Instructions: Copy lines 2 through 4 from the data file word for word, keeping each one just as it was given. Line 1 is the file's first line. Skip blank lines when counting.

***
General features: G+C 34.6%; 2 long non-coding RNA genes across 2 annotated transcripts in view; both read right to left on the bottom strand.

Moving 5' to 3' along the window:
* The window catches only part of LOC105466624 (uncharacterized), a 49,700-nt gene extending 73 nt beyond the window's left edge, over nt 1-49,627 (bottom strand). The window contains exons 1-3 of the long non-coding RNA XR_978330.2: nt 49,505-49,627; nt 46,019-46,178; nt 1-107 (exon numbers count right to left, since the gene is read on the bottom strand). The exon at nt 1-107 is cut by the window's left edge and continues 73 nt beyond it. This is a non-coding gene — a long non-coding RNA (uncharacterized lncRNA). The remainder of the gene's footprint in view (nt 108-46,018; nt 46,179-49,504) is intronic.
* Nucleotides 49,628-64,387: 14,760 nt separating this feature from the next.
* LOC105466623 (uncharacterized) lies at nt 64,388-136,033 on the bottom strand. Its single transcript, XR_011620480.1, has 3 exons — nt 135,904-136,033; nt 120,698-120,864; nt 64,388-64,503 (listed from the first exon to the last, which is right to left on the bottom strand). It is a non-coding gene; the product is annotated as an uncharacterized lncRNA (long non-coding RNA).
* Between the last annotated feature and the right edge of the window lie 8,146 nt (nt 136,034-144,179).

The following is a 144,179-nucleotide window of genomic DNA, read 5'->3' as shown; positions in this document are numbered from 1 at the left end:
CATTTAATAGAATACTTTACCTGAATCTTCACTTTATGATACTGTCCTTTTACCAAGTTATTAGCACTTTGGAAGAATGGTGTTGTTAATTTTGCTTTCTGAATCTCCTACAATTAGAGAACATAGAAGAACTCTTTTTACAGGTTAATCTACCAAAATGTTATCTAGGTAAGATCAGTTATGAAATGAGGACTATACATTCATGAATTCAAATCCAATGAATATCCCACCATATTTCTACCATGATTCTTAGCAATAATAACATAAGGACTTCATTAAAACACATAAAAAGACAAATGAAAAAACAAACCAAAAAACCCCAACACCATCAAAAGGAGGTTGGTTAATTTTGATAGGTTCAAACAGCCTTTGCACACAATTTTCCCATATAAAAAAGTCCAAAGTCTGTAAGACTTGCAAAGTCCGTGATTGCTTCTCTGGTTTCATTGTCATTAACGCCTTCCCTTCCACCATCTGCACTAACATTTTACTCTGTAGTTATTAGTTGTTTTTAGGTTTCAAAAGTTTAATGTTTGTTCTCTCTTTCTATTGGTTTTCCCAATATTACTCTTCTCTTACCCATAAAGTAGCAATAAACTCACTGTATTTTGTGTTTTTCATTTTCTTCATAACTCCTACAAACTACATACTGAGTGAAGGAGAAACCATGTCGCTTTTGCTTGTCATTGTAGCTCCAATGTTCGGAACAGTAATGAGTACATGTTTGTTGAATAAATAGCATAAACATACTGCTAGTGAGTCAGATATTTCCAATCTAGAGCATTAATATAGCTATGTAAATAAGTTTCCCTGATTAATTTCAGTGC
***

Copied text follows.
Moving 5' to 3' along the window:
* The window catches only part of LOC105466624 (uncharacterized), a 49,700-nt gene extending 73 nt beyond the window's left edge, over nt 1-49,627 (bottom strand). The window contains exons 1-3 of the long non-coding RNA XR_978330.2: nt 49,505-49,627; nt 46,019-46,178; nt 1-107 (exon numbers count right to left, since the gene is read on the bottom strand). The exon at nt 1-107 is cut by the window's left edge and continues 73 nt beyond it. This is a non-coding gene — a long non-coding RNA (uncharacterized lncRNA). The remainder of the gene's footprint in view (nt 108-46,018; nt 46,179-49,504) is intronic.
* Nucleotides 49,628-64,387: 14,760 nt separating this feature from the next.